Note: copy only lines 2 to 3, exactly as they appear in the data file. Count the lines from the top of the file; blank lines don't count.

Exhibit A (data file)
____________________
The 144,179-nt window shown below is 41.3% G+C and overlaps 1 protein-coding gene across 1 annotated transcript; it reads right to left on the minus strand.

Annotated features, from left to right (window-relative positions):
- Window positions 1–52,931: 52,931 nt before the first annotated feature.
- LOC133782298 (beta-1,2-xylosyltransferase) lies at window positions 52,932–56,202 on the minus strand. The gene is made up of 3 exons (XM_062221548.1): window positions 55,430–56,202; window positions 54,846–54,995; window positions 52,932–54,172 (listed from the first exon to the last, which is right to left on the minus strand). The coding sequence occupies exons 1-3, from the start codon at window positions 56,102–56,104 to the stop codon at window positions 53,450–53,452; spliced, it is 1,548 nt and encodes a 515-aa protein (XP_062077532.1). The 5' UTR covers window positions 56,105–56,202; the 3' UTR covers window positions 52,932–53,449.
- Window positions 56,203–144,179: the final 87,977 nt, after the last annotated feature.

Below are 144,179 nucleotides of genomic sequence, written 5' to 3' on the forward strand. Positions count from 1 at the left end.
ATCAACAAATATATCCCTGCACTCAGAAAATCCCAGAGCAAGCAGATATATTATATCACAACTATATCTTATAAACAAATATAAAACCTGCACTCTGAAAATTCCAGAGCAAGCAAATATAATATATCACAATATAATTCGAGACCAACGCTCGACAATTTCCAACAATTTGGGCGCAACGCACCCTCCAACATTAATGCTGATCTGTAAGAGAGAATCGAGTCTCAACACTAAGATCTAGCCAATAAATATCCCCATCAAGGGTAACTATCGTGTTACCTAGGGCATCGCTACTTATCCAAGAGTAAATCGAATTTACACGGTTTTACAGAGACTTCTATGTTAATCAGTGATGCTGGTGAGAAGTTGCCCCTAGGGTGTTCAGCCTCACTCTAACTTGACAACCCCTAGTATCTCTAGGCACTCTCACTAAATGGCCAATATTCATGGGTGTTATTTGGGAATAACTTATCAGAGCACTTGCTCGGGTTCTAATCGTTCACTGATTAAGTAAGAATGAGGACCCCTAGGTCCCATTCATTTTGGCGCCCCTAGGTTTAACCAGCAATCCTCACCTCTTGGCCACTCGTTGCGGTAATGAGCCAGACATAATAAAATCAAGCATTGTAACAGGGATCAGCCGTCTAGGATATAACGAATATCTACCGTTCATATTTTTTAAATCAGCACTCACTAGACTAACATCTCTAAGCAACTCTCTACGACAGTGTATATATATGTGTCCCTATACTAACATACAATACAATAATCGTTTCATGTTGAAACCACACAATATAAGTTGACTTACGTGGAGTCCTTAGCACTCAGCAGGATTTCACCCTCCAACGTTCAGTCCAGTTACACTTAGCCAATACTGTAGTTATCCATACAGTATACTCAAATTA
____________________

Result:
Annotated features, from left to right (window-relative positions):
- Window positions 1–52,931: 52,931 nt before the first annotated feature.